Chris Gronkowski thought his first snaps as Peyton Manning’s fullback were imminent when he signed with the Colts in 2011. But due to Manning’s well-documented health issues during his final season in Indianapolis, Chris’ first snaps in the same backfield as No. 18 came last week, after the Broncos dealt cornerback Cassius Vaughn to Indy in exchange for the middle Gronkowski brother.
“When I went into Indy last year, I was kind of shocked by it,” Gronkowski said. “I haven’t gotten to play with Peyton yet because once I got to Indy, he was already out. I know he always wanted a fullback, that’s what they told me when I got to Indy. I hope I do what he expects.”
“This is my first time on the field with him and so far it’s been great. He’s making sure everyone’s doing the right thing.”
Naturally, one of the first people Chris heard from after hearing he was Denver-bound was his older brother Dan, who spent the 2010 season in Denver.
“I was at practice [when I heard I had been traded to Denver],” Chris said. “It was right after practice and [Colts General Manager Ryan] Grigson came up to me and told me he had good news for me.”
“My brother Dan had a lot to say,” he continued. “He was the first one to call me. I made sure I talked to him right away. He told me loved it here and that it was a great place, that he was sad that he was gone.”
As for making a name for himself as one of three brothers playing in the NFL, Chris said he’d rather focus on enjoying the ride and earning a reputation of his own.
“I’m right in between Rob and Dan,” Gronkowski said. “Dan’s real conservative and quiet. He stays to himself and doesn’t really go out to the media and go crazy like my younger brother Rob. I like to have fun too, but I just don’t go to the level that Rob goes to. It’s cool. It’s more about my brother Rob, but it feels good to get my name thrown in there too every once in a while. We’re just having fun with it. Having three brothers in the league has been real fun for the whole family, and we’re just trying to keep it going.”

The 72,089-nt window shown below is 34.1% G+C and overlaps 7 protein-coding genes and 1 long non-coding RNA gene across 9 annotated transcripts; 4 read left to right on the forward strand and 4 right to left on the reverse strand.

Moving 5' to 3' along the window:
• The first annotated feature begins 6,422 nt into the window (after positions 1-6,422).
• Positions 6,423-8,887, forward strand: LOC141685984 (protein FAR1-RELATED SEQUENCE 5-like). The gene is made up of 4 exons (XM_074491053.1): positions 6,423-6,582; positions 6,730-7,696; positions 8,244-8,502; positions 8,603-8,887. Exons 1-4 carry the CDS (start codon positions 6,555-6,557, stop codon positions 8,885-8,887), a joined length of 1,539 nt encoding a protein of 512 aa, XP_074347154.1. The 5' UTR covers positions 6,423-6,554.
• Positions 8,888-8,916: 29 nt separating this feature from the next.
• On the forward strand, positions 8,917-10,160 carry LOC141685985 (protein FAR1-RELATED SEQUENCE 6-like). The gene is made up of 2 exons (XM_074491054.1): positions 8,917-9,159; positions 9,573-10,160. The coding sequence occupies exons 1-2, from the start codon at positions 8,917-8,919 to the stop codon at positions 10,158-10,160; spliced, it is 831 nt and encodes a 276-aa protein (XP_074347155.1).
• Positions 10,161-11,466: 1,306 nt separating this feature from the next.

O-LINE BUILDING CHEMISTRY
Dating back to his sophomore season at Boise State, Offensive Tackle Ryan Clady has missed just two games over the past seven seasons. At a position as rigorous as offensive tackle, Clady finds offseason OTAs beneficial for a number of reasons.
He believes that every second the offensive line is able to spend together provides a valuable opportunity to work on the unit’s chemistry.
“Yeah, I think OTAs definitely help out, especially younger guys,” Clady said. “I had OTAs my rookie year and it definitely helped me out a lot. I would’ve been lost come training camp without one. So OTAs definitely help out for younger guys.”
“There’s chemistry coming along, just getting used to the offense. Remembering things and what not.”
In addition to Offensive Line Coach Dave Magazu, Broncos linemen also are taking advantage of the insight of guard Chris Kuper, who has become a bit of a player-coach throughout an offseason he has spent rehabilitating from an injury he sustained during the final regular season game of 2011.
“I’ve seen him on and off the whole offseason,” Clady said. “He’s definitely progressing, starting to jog now, stuff like that. It’s nice to see him. Hopefully he’ll be ready for training camp.”
“We call him ‘Coach Kuper’ right now,” Clady smiled. “He’s coaching up the young guys for the most part and just watching.”